When it’s on: Saturday, 28 April 2012 (10.45 pm)
Time for something really seminal here – along The French Connection, Dirty Harry was a late 1971 release that changed the cop movie forever, to such emphatic extent that one can draw a line in the course of police thrillers from before and after Inspector Callahan’s first outing.
Harry and Rita Fink’s story, Don Siegel’s direction and Clint Eastwood’s hard as nails turn combined to absolutely devastating effect. It remains one of Clint’s finest performances, one consistent with many he’d put in previously, only instead of a rootless west from some distant past he was now putting modern San Francisco to rights, albeit ‘rights’ on his own terms. As Harry, he’s just brilliant. Inscrutable enough to ensure his motivations are never explicit. Fused with a sense of right and wrong, yet tired with procedural justice and jaded to the point it’s often something he takes into his own hands. And what hands they are. The famous ‘Do you feel lucky?’ scene happens early, and it’s a killer. The bank robber declares he has to know if Callahan fired six shots or just five, so Harry pulls the trigger. There’s no bullet, but did he shoot because he knew he’d emptied the clip? Or didn’t he care either way? It’s a moment that tells us everything we need to know about Eastwood’s cop. To him, criminals are scum. They deserve the same sort of treatment they dish out and he’s the man to deal it.
The plot was based around the real-life case of the Zodiac Killer, a North California serial murderer who notoriously taunted the police via a series of letters. In the film, Callahan is assigned to the ‘Scorpio’ case early and, after several killings, is informed by the mayor that they’re giving in to his ransom demands and he has to deliver the money. Scorpio (Andrew Robinson) leads him on a merry dance across the city, forcing him to visit a number of payphones at certain times, before the exchange ends brutally and Harry is left with vengeance as well as justice on his mind.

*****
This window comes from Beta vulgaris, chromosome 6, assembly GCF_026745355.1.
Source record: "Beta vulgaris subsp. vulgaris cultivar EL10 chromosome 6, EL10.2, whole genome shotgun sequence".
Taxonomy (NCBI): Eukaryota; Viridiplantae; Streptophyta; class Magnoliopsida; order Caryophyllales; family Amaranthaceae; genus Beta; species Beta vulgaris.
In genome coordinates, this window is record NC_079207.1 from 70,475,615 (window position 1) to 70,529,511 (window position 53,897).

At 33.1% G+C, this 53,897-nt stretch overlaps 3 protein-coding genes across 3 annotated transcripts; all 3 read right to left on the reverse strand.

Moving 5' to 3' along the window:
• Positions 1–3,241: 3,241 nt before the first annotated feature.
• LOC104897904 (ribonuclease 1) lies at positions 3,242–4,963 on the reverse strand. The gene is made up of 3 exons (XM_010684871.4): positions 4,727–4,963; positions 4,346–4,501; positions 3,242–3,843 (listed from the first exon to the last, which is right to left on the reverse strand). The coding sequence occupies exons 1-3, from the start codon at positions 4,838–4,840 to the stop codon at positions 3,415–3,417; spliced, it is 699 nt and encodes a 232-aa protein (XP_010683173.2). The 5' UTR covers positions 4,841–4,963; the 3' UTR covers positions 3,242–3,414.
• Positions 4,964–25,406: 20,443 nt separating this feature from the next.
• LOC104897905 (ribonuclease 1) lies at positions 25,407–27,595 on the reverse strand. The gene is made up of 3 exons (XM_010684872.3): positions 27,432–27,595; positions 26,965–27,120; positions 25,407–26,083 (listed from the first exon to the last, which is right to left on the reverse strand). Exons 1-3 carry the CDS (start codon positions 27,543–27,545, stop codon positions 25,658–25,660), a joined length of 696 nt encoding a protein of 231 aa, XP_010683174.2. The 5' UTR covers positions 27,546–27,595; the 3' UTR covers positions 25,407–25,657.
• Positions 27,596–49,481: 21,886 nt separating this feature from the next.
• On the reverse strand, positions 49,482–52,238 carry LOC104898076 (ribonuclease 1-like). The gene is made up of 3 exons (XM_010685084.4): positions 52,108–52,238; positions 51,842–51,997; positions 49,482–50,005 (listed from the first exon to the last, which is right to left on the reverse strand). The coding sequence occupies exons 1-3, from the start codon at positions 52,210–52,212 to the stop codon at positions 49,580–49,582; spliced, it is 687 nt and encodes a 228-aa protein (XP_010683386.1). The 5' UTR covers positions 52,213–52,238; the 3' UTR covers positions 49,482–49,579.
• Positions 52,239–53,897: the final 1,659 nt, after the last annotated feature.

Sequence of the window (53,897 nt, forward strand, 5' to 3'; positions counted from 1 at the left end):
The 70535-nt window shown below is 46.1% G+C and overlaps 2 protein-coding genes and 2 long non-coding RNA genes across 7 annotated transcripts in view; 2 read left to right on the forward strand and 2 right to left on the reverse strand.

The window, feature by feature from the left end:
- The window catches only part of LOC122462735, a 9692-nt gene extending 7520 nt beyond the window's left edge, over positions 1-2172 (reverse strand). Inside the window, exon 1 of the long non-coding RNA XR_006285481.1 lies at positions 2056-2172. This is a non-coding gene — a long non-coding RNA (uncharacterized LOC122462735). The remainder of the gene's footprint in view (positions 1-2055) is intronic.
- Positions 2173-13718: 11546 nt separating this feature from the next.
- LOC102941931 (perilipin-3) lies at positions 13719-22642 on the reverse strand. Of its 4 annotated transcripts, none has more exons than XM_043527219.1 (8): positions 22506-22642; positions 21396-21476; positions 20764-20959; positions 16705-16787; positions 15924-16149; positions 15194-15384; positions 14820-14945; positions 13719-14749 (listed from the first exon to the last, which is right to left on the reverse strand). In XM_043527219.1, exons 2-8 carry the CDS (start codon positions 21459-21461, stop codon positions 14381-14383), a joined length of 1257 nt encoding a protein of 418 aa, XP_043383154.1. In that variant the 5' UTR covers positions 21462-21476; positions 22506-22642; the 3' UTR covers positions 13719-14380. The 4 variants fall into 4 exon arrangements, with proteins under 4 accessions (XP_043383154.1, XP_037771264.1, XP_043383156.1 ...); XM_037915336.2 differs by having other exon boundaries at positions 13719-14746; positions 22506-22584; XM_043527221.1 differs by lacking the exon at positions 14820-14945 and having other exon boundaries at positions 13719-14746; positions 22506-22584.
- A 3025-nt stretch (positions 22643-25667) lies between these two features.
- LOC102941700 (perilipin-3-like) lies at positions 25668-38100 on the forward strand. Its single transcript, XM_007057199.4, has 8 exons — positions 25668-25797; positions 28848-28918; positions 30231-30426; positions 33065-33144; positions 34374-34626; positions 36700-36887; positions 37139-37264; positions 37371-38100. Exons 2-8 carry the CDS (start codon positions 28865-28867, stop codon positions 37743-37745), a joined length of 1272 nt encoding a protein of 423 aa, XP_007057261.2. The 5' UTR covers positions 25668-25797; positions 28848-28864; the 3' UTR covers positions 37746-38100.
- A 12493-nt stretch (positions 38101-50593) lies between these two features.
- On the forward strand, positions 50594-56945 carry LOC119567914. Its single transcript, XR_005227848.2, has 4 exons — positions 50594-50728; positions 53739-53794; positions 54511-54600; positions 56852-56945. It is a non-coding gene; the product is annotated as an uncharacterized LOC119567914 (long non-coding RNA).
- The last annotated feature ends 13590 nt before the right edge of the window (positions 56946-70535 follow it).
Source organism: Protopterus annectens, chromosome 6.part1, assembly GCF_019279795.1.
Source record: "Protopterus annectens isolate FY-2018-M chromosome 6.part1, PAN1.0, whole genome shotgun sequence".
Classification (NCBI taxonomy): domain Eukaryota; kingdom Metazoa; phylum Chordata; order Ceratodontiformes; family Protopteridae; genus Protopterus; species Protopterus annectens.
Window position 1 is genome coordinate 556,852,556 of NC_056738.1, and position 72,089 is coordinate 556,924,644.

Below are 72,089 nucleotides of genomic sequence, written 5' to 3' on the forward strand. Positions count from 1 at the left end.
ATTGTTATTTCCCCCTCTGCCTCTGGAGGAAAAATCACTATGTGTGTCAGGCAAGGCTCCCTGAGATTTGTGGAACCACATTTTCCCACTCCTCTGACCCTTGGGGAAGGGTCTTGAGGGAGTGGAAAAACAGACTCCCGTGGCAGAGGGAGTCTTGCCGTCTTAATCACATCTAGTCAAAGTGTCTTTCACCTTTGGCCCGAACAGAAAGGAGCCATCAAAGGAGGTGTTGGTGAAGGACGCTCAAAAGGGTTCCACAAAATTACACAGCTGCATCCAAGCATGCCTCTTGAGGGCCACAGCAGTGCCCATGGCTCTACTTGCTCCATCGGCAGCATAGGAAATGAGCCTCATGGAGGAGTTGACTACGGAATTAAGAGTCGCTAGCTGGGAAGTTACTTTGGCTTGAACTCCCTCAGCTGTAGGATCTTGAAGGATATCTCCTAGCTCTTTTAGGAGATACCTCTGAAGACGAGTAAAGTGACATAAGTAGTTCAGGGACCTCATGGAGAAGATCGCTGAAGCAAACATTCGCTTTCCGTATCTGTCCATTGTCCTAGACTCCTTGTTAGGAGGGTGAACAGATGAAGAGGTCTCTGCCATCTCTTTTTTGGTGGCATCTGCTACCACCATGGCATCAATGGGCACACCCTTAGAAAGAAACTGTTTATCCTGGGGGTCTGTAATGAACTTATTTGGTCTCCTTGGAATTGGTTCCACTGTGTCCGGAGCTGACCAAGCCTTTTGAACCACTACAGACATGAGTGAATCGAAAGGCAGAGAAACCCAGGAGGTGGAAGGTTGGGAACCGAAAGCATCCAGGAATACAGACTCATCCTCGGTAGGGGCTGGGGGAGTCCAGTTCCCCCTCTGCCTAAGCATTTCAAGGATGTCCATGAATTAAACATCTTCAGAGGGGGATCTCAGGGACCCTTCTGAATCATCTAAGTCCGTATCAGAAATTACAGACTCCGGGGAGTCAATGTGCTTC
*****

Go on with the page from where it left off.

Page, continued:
Dirty Harry marked a hard and less compromising direction in the genre. Its main character was appreciated for his tough approach, yet criticised by some for being bigoted and at times downright nasty, as evidenced in the film’s infamous Kezar Stadium scene, one so controversial that even the camera pulls discretely away as Callahan goes about his grisly business. Otherwise, its unflinching attitude to shooting blood and nudity gave the production a gritty and real edge that was so effective the genre has never really taken a step back since. Eastwood wasn’t the first choice to star (Frank Sinatra was offered the part initially, followed by John Wayne) yet it’s difficult to imagine anyone else filling Harry’s shoes quite as well. Certain scenes – the one that sticks in my mind features Scorpio on the school bus, his mood turning to panic as he spots Harry watching him whilst stood, alone and indomitable, on a bridge – are absolutely iconic.
Siegel, one of those perennially underrated directors whose tidy CV included Invasion of the Body Snatchers and The Killers, brought more than 25 years in the ‘chair’ to bear when making Dirty Harry and turned it into his best work. Eastwood certainly copied his directing style, which is tribute enough. As for Harry Callahan, he would return in four sequels, whilst a number of Eastwood’s other roles riffed on the character template. I have a great deal of time for Magnum Force, which continued to explore Dirty Harry’s theme of the failing justice system, but by The Enforcer he was already turning into a Harry-shaped object, albeit an entertaining one.
Dirty Harry: *****